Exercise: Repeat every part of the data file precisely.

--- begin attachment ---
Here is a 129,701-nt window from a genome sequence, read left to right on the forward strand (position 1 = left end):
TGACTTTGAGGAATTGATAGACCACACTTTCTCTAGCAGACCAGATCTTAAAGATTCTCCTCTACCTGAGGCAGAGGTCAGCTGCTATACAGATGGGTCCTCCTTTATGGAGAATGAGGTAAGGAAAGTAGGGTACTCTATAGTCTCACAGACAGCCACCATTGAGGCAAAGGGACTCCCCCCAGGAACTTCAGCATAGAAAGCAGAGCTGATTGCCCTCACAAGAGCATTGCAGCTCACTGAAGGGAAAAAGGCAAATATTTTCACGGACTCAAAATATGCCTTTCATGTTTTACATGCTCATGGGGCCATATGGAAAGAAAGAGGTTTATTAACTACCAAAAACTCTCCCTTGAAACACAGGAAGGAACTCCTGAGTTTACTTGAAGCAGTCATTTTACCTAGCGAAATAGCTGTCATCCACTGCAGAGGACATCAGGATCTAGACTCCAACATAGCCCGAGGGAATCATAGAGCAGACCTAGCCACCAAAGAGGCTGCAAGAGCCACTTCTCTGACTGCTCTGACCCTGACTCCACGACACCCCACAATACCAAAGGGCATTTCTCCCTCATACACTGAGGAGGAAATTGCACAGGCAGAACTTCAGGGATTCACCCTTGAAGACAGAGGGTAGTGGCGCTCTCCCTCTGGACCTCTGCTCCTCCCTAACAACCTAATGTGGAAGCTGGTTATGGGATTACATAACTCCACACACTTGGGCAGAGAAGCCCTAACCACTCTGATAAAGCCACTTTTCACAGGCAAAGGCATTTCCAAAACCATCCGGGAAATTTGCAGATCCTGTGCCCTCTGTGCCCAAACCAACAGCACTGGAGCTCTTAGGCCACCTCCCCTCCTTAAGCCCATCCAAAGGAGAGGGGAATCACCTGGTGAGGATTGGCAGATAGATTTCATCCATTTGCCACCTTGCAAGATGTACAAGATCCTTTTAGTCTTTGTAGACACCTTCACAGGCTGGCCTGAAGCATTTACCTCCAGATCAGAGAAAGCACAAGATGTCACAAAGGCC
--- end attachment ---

Here is a 129,701-nt window from a genome sequence, read left to right on the forward strand (position 1 = left end):
TGACTTTGAGGAATTGATAGACCACACTTTCTCTAGCAGACCAGATCTTAAAGATTCTCCTCTACCTGAGGCAGAGGTCAGCTGCTATACAGATGGGTCCTCCTTTATGGAGAATGAGGTAAGGAAAGTAGGGTACTCTATAGTCTCACAGACAGCCACCATTGAGGCAAAGGGACTCCCCCCAGGAACTTCAGCATAGAAAGCAGAGCTGATTGCCCTCACAAGAGCATTGCAGCTCACTGAAGGGAAAAAGGCAAATATTTTCACGGACTCAAAATATGCCTTTCATGTTTTACATGCTCATGGGGCCATATGGAAAGAAAGAGGTTTATTAACTACCAAAAACTCTCCCTTGAAACACAGGAAGGAACTCCTGAGTTTACTTGAAGCAGTCATTTTACCTAGCGAAATAGCTGTCATCCACTGCAGAGGACATCAGGATCTAGACTCCAACATAGCCCGAGGGAATCATAGAGCAGACCTAGCCACCAAAGAGGCTGCAAGAGCCACTTCTCTGACTGCTCTGACCCTGACTCCACGACACCCCACAATACCAAAGGGCATTTCTCCCTCATACACTGAGGAGGAAATTGCACAGGCAGAACTTCAGGGATTCACCCTTGAAGACAGAGGGTAGTGGCGCTCTCCCTCTGGACCTCTGCTCCTCCCTAACAACCTAATGTGGAAGCTGGTTATGGGATTACATAACTCCACACACTTGGGCAGAGAAGCCCTAACCACTCTGATAAAGCCACTTTTCACAGGCAAAGGCATTTCCAAAACCATCCGGGAAATTTGCAGATCCTGTGCCCTCTGTGCCCAAACCAACAGCACTGGAGCTCTTAGGCCACCTCCCCTCCTTAAGCCCATCCAAAGGAGAGGGGAATCACCTGGTGAGGATTGGCAGATAGATTTCATCCATTTGCCACCTTGCAAGATGTACAAGATCCTTTTAGTCTTTGTAGACACCTTCACAGGCTGGCCTGAAGCATTTACCTCCAGATCAGAGAAAGCACAAGATGTCACAAAGGCC